I encourage you to find a therapist who you connect with, and fight to get to the other side! You are worthy!
My first day of my first experience in intensive therapy I was asked to write down my thoughts one day from wake to sleep. I kid you not, by 9am I wrote “exhausted and yawning” (I had gotten up at 6:30). I looked at the journal and realized it was literally one page of thoughts already (probably more but I didn’t want to write it all) and it had only been 2.5 hours. These thoughts consumed about 95% of my day, and were draining me. I felt like I needed to find answers, but at the same time I didn’t know where to go, knew there weren’t actual answers, and part of me didn’t even feel like I needed any. I was trapped.
“Who do I want to be with? What if she isn’t the right person? What if I should be with a guy? But, wait, I have been with guys… How did I feel? Is that who I see myself with? Was it different from this? Should I try again? It’s expected of me. How should I feel? What if I doubt this and can’t commit? Does this feel right? Am I sexually attracted? But emotional means more to me…but you just doubted sexually so what about that?… What is life? Do I want to be here? What if that car hits me as I get out of my car to get the mail? Would I care? This is too much to deal with. What if my family never accepts me being with a girl? If they doubt it, maybe I am wrong. How do I know? What makes me happy? Should I move or try to go out more? No but that’s not who I am, but who am I? But wait, I want to be with her but do I need to explore myself more before committing? How do I know? I want to be with her. I had never acted this way with anyone else: losing track of time or had 7 hours feel like 1, sharing as much as I did with someone, yet my brain kept fighting me! I wasn’t used to this feeling. Comfort, calm, connection, and oh wait love–no, never! With a girl…was this right? Did I really feel this way? What if I am wrong?”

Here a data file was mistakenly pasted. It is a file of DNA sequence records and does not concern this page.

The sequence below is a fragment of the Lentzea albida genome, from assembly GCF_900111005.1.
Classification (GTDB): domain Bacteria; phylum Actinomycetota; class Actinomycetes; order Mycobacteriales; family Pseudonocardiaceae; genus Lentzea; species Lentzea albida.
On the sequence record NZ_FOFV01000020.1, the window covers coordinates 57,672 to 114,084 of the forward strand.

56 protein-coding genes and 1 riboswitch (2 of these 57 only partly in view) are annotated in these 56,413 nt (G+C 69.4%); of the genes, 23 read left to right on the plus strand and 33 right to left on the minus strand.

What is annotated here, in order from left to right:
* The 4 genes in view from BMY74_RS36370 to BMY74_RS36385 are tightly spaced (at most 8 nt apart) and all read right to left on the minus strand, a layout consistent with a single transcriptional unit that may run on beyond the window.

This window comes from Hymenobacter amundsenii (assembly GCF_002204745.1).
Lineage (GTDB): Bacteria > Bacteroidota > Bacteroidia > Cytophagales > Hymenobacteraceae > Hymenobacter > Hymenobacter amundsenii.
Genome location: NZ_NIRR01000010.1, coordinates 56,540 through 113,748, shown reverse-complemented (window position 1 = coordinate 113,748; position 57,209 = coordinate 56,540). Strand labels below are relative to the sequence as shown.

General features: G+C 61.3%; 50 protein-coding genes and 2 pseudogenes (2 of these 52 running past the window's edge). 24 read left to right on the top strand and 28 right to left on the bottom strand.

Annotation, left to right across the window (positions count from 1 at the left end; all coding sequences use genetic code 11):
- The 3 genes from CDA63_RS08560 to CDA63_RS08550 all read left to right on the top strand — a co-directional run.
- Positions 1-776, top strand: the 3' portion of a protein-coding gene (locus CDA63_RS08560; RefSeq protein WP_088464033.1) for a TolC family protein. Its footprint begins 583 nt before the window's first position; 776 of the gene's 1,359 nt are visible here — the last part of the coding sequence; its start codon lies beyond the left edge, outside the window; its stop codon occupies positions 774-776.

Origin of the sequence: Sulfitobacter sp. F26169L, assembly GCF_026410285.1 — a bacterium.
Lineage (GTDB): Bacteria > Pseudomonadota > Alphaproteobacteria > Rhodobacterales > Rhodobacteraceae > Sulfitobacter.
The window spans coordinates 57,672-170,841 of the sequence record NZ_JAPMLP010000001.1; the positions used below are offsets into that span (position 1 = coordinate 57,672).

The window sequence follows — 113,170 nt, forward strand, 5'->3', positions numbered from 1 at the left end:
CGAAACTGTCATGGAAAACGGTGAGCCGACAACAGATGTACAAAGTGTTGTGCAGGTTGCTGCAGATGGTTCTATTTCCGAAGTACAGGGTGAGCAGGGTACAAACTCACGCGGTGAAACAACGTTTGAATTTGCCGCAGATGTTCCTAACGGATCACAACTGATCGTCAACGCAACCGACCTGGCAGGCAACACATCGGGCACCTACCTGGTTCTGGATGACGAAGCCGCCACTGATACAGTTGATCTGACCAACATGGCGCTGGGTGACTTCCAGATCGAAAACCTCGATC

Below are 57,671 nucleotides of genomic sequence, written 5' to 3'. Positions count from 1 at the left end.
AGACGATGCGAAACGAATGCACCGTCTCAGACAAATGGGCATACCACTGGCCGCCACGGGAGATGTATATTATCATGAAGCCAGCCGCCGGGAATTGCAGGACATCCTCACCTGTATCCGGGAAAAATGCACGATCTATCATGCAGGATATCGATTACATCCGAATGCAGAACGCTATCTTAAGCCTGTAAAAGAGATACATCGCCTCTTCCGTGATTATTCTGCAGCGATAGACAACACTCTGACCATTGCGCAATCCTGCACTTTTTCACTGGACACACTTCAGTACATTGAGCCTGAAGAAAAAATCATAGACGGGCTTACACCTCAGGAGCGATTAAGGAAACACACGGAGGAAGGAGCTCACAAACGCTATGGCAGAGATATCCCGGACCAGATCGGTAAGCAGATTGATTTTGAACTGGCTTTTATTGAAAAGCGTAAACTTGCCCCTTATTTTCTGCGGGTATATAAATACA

This is maybe two minutes of a day’s worth of thinking. Believe me it went on and on, uncontrolled, exhausting, circuitous, torturous circles of mental rumination. It tore me to pieces. I could go on and on, but you get the point. The answers weren’t there; the internal dialogue and questioning never ceased, and I couldn’t escape.
Our brain loves uncertainty and just following human nature, if you feed it, it gets hungry for more. OCD hits ya where it matters most (for me: relationships). I was tortured, stuck in my head, silently screaming so loudly that some days you could hear it through my smiles. I would ask friends, talk incessantly about the topic, but that was only temporary reassurance and fuel for the OCD cycle. The thoughts would only return a few minutes later, leaving me right back to where I started (fun, right?).
I had reached a point of internal breakdown and shattering. I had ruined a relationship that truly mattered to me more than any others, moved away thinking it would help only to find I wanted to be back here with her, and doubted my feelings so many times that this relationship was no longer an option. This cycle had taken too many years away, and now love away, this was the tipping point.